History of High Heels
By Hella Goode
High heels, considered a fashion essential for some, and a cute yet painful torture device by others. It is rumored that genius Leonardo DaVinci played a part in the development of the high heel, these controversial fashion pieces have adorned feet for purpose and for pleasure for centuries.
Ancient Egyptian butchers wore heeled shoes to keep from getting the dead animal gunk on the floor from their feet. Roman actors wore them to give more stage presence. The elite even began wearing heeled shoes that resembled today’s platform shoes called chopines that were easily up to 30 inches tall. These fashionistas of prior generations had to have help walking in these overshoes. Strangely this was almost the opposite of what the Chinese at the time considered beautiful. I am referring to foot binding, the practice of breaking the arch of a young girl’s feet and binding them so that they could not grow, fitting into shoes of today’s infant sizes.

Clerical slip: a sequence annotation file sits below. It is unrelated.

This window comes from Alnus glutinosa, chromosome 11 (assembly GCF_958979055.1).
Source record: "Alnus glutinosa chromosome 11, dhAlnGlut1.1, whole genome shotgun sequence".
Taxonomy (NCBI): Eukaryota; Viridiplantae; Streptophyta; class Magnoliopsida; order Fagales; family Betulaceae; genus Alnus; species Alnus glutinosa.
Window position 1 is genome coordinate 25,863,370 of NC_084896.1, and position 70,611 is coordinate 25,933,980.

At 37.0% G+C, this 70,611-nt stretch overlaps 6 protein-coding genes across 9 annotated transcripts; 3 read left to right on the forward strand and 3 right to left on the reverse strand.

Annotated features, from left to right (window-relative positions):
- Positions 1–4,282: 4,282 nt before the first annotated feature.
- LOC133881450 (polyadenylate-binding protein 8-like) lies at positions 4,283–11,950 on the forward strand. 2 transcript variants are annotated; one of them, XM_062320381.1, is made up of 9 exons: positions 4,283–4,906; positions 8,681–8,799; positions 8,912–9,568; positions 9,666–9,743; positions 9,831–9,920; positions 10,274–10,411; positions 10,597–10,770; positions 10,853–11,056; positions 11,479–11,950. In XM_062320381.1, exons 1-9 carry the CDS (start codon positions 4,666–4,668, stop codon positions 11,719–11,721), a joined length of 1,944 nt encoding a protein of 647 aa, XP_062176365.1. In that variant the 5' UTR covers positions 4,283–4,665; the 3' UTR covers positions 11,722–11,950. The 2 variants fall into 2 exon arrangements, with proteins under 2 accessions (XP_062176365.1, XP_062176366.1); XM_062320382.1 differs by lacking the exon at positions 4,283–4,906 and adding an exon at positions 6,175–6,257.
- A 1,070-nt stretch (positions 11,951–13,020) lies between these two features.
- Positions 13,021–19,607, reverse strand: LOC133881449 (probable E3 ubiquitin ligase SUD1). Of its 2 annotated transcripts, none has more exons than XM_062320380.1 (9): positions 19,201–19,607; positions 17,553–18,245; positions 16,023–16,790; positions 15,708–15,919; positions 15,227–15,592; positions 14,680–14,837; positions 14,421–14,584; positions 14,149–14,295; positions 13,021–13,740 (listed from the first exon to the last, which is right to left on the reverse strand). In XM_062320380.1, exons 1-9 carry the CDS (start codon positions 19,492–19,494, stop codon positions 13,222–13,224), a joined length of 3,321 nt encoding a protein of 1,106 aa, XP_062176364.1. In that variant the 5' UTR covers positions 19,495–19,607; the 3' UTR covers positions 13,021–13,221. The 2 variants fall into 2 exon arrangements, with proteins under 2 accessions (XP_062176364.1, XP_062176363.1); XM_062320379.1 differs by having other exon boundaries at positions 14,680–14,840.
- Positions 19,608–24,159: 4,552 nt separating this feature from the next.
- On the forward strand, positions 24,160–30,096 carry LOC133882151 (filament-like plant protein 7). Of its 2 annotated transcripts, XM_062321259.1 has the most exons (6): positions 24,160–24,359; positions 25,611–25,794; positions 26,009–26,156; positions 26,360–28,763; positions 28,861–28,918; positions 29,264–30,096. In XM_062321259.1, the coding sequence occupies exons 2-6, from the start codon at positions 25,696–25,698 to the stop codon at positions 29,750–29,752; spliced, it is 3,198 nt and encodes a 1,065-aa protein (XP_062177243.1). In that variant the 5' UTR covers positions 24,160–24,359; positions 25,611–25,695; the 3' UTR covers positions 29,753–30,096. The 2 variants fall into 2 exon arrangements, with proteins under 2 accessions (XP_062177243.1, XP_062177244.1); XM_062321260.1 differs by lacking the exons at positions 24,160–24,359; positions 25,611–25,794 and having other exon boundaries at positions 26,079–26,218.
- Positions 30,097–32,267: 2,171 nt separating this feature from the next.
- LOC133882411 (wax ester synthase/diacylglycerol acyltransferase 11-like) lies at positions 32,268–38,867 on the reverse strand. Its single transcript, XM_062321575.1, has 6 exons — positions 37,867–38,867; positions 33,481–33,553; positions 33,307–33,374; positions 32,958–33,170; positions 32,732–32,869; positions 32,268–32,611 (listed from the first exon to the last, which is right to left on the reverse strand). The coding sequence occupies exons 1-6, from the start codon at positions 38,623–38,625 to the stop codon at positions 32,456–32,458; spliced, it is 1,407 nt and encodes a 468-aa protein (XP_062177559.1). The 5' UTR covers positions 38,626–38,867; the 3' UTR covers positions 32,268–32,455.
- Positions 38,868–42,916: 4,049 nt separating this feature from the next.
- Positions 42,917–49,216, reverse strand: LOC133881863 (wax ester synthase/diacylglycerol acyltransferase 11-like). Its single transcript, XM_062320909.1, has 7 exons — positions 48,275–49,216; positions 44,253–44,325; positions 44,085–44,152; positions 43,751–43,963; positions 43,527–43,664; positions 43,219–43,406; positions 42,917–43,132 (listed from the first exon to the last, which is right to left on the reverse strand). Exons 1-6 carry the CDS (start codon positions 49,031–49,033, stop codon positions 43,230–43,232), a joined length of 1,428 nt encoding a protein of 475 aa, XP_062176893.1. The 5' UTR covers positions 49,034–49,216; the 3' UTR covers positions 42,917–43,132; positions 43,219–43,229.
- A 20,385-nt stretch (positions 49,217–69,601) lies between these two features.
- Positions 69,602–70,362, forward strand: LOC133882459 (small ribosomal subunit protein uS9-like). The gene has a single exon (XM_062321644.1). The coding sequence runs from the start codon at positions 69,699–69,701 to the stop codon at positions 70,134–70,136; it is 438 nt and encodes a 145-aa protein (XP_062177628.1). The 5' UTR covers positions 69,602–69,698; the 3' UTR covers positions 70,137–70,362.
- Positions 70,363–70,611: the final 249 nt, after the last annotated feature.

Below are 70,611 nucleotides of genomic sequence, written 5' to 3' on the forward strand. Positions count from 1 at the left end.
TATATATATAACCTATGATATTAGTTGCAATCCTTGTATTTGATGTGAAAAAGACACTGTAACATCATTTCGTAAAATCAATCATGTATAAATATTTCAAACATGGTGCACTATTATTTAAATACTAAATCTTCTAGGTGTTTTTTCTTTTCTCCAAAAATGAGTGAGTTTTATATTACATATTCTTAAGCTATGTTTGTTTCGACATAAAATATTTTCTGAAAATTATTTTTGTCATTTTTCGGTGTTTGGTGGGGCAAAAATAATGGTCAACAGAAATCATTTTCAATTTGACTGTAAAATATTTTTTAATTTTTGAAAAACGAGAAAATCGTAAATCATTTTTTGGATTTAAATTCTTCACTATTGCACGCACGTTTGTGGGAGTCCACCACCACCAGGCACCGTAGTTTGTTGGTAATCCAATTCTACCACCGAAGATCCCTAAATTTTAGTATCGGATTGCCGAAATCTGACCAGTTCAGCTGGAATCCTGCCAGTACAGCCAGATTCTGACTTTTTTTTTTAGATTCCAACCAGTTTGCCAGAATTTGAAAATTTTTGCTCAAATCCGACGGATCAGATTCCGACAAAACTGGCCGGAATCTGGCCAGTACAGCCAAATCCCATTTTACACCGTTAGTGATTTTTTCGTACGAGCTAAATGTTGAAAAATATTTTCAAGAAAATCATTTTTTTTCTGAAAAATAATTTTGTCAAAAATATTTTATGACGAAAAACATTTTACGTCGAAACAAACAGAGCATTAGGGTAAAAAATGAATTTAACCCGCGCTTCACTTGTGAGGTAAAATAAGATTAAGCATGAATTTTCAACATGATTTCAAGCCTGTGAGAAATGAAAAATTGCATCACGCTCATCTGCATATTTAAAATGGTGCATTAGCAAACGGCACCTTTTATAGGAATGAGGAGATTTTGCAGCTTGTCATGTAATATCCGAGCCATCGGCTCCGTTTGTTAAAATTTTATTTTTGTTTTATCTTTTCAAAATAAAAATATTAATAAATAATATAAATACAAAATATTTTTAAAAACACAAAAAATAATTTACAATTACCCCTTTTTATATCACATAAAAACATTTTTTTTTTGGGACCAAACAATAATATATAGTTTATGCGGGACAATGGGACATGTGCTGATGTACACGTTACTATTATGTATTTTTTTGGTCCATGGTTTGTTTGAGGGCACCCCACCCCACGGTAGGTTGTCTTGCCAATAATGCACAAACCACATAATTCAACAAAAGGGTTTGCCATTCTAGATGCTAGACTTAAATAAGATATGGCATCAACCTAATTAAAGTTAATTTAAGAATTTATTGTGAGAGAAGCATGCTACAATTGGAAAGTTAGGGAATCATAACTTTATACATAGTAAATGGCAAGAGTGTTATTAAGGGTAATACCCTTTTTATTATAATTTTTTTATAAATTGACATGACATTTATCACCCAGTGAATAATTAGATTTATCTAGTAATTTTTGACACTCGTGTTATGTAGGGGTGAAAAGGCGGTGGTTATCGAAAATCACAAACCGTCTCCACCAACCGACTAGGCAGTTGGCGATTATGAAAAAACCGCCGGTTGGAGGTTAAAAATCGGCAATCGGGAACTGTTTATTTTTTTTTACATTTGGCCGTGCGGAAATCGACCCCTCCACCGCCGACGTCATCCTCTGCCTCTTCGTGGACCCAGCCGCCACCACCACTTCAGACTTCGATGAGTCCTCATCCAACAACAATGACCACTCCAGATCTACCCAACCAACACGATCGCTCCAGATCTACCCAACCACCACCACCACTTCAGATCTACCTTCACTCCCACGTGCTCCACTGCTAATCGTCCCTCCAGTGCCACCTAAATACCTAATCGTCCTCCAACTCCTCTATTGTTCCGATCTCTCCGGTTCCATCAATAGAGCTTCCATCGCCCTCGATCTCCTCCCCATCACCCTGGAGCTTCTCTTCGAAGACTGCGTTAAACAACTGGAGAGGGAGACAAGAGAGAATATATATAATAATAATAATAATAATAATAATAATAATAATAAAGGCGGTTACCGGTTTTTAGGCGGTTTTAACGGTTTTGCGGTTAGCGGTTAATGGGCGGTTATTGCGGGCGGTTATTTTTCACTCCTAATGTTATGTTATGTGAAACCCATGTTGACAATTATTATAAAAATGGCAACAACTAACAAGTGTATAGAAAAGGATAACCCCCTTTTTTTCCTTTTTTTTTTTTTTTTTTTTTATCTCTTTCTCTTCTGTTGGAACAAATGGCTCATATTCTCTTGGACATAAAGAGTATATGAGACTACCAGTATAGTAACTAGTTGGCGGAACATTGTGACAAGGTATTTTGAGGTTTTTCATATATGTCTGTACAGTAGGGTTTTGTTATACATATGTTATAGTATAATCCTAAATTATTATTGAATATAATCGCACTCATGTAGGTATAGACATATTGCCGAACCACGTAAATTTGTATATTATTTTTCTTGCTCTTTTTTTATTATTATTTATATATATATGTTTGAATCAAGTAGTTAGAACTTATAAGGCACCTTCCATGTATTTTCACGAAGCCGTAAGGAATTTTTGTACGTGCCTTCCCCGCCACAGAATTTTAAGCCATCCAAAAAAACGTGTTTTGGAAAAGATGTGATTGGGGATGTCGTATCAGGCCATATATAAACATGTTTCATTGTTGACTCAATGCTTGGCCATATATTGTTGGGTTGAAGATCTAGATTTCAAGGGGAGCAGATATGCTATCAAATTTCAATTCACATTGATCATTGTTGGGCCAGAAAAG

Later Catherine de Medici wore them to out-stature her husband’s mistress, Diane de Poitiers. Even Louis XIV wore five inch heels as a status symbol. Napoleon, however was not a fan and banished them, reducing these above-it-all royals to the level of the commoners.
Today some argue that high heels are a clear example of how men and their foot fetishes dominate women’s fashion and make us suffer. Yet many women wear high heels by choice. Some of us who are vertically challenged need the extra inches. Some of us just want to feel sexy. We have a love/hate relationship with our heels, but have grown and evolved with them throughout civilization and are likely to keep them around at least a few centuries more.
(read more at randomhistory.com)